Tuesday, June 25, 2024

Volt’s federalists consider joining Renew in EU Parliament, leaving Greens

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Anna Strolenberg, co-lead candidate of Volt Netherlands, told Euractiv on Sunday evening that they are exploring the possibility of joining the ranks of Renew’s liberals at the European Parliament and leaving their current position with the Greens/EFA group.

“We are both in conversation with The Greens and Renew,” she said. “And we are still negotiating in which group we will get the best committees, and then we’ll put that up for a vote with our members,” she added.

Volt, a pro-European federalist party created in 2017 in reaction to Brexit and growing populism, is organised as an umbrella for national parties with the same name and branding across all EU countries. They are set to score five seats, three in Germany and two in the Netherlands, according to the latest results, subject to change.

In 2019, they got their first MEP elected in Germany, Daniel Boeselager, who is currently sitting with the Greens group.

Strolenberg stressed that Volt’s ultimate goal is to start their own EU Parliament group, requiring at least 23 MEPs. “We are not there yet,” she admitted, noting that the positive results signal increasing collaboration among member states.

The party, described as a “movement,” ran in the European elections in 15 EU countries with a unified program and campaign. It has seats in the national parliaments of Bulgaria, Cyprus, and the Netherlands.

Volt’s support has significantly increased compared to 2019, when they won just one seat.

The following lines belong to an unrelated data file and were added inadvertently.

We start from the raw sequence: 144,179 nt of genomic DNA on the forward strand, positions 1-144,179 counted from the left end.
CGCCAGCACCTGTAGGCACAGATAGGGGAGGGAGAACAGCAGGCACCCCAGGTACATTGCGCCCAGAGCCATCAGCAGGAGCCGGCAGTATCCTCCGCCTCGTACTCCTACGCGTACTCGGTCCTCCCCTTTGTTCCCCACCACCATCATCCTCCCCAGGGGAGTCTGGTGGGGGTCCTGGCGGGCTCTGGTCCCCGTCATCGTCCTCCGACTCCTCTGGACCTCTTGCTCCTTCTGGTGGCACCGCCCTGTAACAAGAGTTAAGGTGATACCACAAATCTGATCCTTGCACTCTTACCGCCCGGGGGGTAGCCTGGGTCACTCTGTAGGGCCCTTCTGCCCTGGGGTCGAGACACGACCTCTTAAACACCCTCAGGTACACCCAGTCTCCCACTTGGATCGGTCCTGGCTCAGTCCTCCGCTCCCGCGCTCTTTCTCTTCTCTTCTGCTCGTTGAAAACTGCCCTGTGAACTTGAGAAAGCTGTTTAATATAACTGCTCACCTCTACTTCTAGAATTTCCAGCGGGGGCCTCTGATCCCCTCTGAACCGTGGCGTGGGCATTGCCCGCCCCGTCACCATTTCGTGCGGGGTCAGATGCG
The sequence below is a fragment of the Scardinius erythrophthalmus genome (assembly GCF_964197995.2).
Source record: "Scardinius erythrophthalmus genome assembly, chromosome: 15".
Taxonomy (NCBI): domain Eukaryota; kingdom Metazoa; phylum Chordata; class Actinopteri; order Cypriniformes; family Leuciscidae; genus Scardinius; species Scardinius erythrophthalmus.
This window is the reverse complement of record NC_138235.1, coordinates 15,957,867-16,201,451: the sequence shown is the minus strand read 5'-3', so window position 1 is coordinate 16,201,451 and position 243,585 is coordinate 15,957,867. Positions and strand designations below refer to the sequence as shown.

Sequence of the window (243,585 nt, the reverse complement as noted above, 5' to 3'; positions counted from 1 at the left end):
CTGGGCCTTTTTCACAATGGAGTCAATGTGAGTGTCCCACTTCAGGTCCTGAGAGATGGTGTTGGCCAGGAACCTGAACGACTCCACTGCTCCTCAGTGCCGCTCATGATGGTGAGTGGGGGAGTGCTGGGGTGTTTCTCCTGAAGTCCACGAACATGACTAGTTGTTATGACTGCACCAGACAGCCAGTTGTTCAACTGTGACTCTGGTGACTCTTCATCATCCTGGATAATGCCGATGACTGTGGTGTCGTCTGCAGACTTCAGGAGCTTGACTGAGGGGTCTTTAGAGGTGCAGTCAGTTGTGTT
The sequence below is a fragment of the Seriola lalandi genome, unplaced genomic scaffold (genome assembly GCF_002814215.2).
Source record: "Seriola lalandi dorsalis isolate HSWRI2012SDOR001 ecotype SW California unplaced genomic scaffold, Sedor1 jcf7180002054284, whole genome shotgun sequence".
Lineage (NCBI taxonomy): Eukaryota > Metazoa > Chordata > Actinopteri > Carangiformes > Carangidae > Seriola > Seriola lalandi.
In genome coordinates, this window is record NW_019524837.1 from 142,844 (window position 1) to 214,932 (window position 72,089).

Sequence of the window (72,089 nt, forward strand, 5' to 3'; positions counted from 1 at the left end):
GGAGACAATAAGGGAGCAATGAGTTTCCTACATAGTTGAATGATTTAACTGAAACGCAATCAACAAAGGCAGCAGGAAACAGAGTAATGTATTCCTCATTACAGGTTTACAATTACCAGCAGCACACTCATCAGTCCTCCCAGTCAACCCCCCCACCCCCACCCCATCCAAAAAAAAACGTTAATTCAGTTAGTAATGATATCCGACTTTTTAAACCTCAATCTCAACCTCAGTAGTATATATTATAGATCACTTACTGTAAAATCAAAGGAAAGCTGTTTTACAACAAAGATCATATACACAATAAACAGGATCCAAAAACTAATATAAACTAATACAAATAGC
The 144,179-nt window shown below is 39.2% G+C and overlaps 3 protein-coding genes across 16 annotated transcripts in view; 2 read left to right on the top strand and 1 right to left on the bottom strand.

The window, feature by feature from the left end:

“When you consider that that’s an increase from the 0.68% we had in 2019, that’s an incredible result. And I think it also shows that many people are interested in fact-based, pragmatic politics,” Volt MEP and co-founder Damian Boeselager told Euractiv.

Among their proposals, Volt wants to establish a “federal Europe” with a European government headed by an EU prime minister.

The party also advocates for creating a common EU army under the control of the European Parliament, introducing a minimum corporate tax of 22% across Europe, and ensuring profits are taxed “where they are made.”

Commenting on Volt’s potential departure from the Greens, Boeselager confirmed that negotiations are ongoing. A member of the Greens/EFA group also confirmed this to Euractiv.

For the Greens/EFA, losing Volt’s five MEPs to Renew would further reduce their already diminished numbers. Latest projections indicate they have 21 fewer lawmakers than in the previous mandate, dropping from the fourth to the sixth largest group in Parliament.

The Greens have been surpassed by the hard-right European Conservatives and Reformists (ECR) and the far-right Identity and Democracy (ID), according to the available election results.

Renew, in turn, would significantly benefit from Volt joining its group, as they have also seen substantial losses during this election. According to preliminary results, the party will record 19 fewer MEPs than the previous mandate.

*Maria Simon Arboleas, Niko Kurmayer and Nathan Canas contributed to reporting.

[Edited by Donagh Cagney/Alice Taylor]

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